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Development Program is funding a $2.5 million biodiversity conservation project and the African Development Bank a $8.4 million program for rural income enhancement. Indeed, over the last twenty years there has been a lot of donor involvement in Lesotho. As one of the poorest countries in the world, with spectacular natural assets that are rapidly being degraded due to overgrazing, Lesotho has been a natural target for aid. In 1994, EU funded a comprehensive Tourism Development Plan - little of it has been implemented. The African Development Bank, UNDP, Lesotho Highlands Development Authority (associated with a major water project funded by South Africa), DFID and others have also all funded projects. The result of all these projects has been a lot of activity on the part of the consultants and very little implementation or real change on the ground. “Duplication of work has been all too common amongst the disparate projects. There have been instances of two or more projects undertaking very similar work in the same area at the same times. This is not only a waste of scarce resources, but it also confusing and irritating to local communities whose ‘needs’ can be identified over and over, with a lamentable lack of delivery from their perspective” (AfED, 2000: 11). The net effect on Lesotho of these failed projects has probably been negative. This is because grants and loans from donors imply carrying costs – the payment of interest and principle, administration and accounting costs etc. “Unless significant tourism development does occur, the net economic benefit to Lesotho of the various development initiatives could be negative – i.e. constitute a net drain on the economy” (AfED, 2000: 1) and it may well be better for Lesotho not to accept aid if it does not believe it will realistically lead to a real increase in economic activity. This is illustrated in Figure 15 below. Fig. 14 Net Economic Effect on Lesotho, per percentage of tourism potential realized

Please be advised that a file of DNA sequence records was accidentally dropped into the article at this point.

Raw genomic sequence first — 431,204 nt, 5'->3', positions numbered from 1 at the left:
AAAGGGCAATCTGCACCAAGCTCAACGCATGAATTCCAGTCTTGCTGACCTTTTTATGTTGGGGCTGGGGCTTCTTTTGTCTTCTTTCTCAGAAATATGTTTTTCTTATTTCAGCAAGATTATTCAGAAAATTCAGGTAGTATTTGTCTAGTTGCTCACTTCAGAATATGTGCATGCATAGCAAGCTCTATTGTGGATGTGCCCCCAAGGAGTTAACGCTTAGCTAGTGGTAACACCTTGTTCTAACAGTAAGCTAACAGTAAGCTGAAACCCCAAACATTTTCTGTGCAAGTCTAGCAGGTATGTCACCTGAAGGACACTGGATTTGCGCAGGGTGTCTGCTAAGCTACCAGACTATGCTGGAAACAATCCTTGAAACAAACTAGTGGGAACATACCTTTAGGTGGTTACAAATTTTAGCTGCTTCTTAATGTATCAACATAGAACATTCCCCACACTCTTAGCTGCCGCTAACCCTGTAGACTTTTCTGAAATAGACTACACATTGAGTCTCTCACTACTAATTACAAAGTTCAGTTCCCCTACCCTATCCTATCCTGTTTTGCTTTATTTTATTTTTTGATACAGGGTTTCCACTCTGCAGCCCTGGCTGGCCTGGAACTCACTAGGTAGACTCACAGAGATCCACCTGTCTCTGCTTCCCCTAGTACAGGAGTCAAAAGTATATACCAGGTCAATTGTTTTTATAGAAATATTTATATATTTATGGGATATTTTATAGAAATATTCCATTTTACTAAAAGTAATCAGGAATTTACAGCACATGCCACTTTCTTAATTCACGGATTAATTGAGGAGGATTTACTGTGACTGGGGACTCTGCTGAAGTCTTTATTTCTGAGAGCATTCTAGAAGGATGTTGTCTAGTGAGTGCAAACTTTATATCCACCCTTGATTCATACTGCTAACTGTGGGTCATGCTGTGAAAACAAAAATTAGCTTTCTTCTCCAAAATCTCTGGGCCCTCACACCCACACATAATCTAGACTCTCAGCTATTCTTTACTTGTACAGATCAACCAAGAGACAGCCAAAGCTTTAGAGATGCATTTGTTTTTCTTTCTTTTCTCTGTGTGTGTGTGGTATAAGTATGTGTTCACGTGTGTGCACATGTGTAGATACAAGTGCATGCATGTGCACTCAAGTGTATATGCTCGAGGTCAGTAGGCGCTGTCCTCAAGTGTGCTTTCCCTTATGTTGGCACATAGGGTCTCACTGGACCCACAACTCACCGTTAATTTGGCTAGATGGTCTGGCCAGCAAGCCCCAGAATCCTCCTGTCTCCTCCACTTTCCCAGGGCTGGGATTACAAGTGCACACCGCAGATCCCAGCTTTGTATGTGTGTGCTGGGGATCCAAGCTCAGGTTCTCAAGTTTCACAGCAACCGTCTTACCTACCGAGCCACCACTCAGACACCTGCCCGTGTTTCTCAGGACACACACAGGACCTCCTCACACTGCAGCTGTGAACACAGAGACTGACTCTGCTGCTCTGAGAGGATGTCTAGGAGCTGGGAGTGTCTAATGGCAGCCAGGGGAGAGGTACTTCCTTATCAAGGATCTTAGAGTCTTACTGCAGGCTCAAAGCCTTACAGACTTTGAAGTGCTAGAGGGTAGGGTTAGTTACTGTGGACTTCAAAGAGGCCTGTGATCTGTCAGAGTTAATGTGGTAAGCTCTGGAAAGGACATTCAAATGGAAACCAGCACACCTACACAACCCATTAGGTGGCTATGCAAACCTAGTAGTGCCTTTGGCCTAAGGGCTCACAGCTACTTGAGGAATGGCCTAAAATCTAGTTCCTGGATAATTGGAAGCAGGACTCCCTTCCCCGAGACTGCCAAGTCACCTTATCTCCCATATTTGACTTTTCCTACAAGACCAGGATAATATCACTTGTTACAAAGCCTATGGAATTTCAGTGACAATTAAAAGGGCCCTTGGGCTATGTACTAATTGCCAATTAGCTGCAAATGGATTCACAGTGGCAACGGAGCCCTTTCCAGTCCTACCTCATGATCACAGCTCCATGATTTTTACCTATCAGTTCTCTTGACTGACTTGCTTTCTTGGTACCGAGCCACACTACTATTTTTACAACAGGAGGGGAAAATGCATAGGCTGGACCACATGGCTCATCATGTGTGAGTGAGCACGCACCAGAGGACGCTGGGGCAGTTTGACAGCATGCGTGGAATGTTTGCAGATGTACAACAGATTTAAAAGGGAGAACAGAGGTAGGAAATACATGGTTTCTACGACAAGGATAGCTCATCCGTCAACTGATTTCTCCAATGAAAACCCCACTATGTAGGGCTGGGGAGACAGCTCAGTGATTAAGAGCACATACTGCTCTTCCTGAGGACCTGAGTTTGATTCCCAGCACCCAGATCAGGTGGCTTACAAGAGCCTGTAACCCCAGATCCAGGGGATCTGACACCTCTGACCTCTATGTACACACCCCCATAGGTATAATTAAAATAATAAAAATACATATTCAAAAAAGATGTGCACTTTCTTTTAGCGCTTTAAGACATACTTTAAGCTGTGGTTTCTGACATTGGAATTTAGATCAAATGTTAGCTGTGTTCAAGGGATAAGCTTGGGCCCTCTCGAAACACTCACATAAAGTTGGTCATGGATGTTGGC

In R millions 1 2 0% 21% ($77) $1 (11.86) (11.86) (1.21) (1.21) (1.32) (0.69) (1.44) 0.14 (1.56) 0.96 (9.51) (5.73) (2.51) 2.21 (2.51) 3.79 (2.51) 5.36 (9.40) 0.05 (9.33) ---1.69 ---(0.84) ---(8.71) 2.31